GARRY MONK and Tony Pulis could not have been more different at the Riverside – and the contrasting styles of management will be there for all to see from the old and the new Middlesbrough manager on Tuesday night.

One of the biggest criticisms levelled at Monk during his time in charge at Boro was that he rarely, if ever, got animated, lacking passion on the sidelines, even when Middlesbrough struggled to find the form under him required to break into the promotion hunt.

That is one of the main reasons why the sight of 60-year-old Pulis bouncing around, orchestrating things from his area, has been well received since replacing him on Boxing Day.

The differences in style have been apparent in Middlesbrough’s media suites too, where Monk, who turns 39 tomorrow, would be very straight and wary of saying too much, whereas the more experienced Pulis has tended to just say what he thinks and in a likeable manner.

There was a different side to Monk. When the cameras were switched off, and there was often just The Northern Echo left asking the questions, he was quite engaging, telling stories about his playing days when he opened up more, cracking a few jokes too.

Had he shown a bit more of his human side to the public through the media or on the touchline then it might have bought him more time with the fans and Gibson; it might have even sparked better performances.

Monk ran out of time quickly on Teesside. What seemed the ideal appointment last summer soon descended into an unsuccessful short-term stint in which the former Leeds boss was unable to turn them into automatic promotion contenders.

In fact he was sacked with Middlesbrough still sitting three points outside of the top six despite a pre-Christmas victory at Sheffield Wednesday on December 23. The timing of his departure was a surprise, but there were signs that his departure was on the cards.

Chairman Steve Gibson was questioning the tempo and direction of the team’s play, given how a summer of hefty spending to the tune of more than £40m had not even seen Monk settle on a preferred starting line-up.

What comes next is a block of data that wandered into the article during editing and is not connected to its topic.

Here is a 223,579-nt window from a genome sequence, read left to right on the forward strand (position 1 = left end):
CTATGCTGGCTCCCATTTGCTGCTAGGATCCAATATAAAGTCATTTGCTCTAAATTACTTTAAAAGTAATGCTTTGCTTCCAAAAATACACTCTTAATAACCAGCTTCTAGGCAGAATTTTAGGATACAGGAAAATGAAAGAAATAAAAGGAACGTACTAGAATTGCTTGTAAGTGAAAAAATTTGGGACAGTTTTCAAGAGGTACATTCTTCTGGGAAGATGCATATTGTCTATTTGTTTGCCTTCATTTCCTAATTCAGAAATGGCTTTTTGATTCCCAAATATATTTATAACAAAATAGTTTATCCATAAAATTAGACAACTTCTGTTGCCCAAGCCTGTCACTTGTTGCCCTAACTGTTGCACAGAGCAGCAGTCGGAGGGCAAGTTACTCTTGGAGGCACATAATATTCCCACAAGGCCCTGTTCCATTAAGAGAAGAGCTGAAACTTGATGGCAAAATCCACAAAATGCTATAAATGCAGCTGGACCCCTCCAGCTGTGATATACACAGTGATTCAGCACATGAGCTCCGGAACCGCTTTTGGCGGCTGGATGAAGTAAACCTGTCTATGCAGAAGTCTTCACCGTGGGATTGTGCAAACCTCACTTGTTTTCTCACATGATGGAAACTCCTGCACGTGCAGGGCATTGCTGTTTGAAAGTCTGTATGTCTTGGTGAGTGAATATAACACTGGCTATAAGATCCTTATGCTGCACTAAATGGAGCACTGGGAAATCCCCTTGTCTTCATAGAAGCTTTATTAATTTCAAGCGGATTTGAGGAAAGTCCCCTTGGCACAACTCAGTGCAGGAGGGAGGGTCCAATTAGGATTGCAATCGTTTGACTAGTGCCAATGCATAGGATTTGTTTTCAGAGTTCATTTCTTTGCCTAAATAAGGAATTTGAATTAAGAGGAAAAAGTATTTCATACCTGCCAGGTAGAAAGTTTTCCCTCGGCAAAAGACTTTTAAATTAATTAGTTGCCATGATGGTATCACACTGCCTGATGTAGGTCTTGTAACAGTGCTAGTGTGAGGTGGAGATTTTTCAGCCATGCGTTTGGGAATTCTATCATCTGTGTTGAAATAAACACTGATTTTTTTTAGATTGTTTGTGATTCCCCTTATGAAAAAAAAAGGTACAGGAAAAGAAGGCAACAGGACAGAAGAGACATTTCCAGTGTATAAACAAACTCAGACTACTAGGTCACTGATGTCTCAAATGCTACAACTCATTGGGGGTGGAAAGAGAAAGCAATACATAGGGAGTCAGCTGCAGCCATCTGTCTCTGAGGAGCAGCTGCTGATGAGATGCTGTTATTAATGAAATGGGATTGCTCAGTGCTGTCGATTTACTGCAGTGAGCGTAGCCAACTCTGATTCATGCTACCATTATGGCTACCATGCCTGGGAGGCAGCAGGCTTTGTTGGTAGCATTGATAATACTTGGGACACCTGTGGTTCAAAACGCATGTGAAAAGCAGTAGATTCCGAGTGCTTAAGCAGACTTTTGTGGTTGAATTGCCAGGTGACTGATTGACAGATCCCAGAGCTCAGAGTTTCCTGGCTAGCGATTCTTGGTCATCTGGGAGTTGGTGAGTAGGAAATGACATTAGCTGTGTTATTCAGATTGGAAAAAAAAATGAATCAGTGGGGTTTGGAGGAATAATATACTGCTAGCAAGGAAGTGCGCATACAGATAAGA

He only won ten of his 23 Championship matches in charge even though Middlesbrough were billed as the title favourites before a ball had been kicked in August and Gibson had voiced an ambition to “smash the Championship”.

While things didn’t turn out for Monk in the North-East, it doesn’t make him a bad manager. He had a good spell at Swansea, who he kept up and guided them to a strong finish before his departure, while he had Leeds on the brink of a Championship play-off place sooner than expected.

It was also easy to forget Middlesbrough had just endured one of the most difficult periods in recent years, when the fall-out of the Premier League and the fractured dressing room left behind by Aitor Karanka’s final year in charge was always going to take more repairing than many would have envisaged.

Players, and regulars previously, like George Friend, Daniel Ayala and even Patrick Bamford – who had two years in the wilderness after unsuccessful loan spells – had seen their confidences shot. They have only just started to show signs of their best again under Pulis.

Monk was unable to come up with a way to address that, and his tinkering only seemed to cause more problems, and he will probably accept Pulis’ accusation that the squad he inherited from him was imbalanced despite the spending spree.

When he took over at Middlesbrough it was suggested by many Leeds followers that Monk would struggle without having one of his trusted allies alongside him, Pep Clotet. The Spaniard took on the job at Oxford instead.

Now the pair are reunited at Birmingham, alongside James Beattie and Daryl Flahavan, so it will be hoped having his preferred backroom team around him once again can bring better times to St Andrew’s.

The Blues, in deep relegation trouble and sitting third from bottom ahead of Boro’s visit on Tuesday night, are confident he can deliver, highlighted by the three-and-a-half year contract they have handed him.

Monk constantly spoke about striving to improve, so he should have learned a lot from his experience at Middlesbrough, where he was always confident he would bring success before he lost his job.

The Birmingham challenge is completely different, and it will all start at St Andrew’s with a pre-match handshake with his successor Pulis.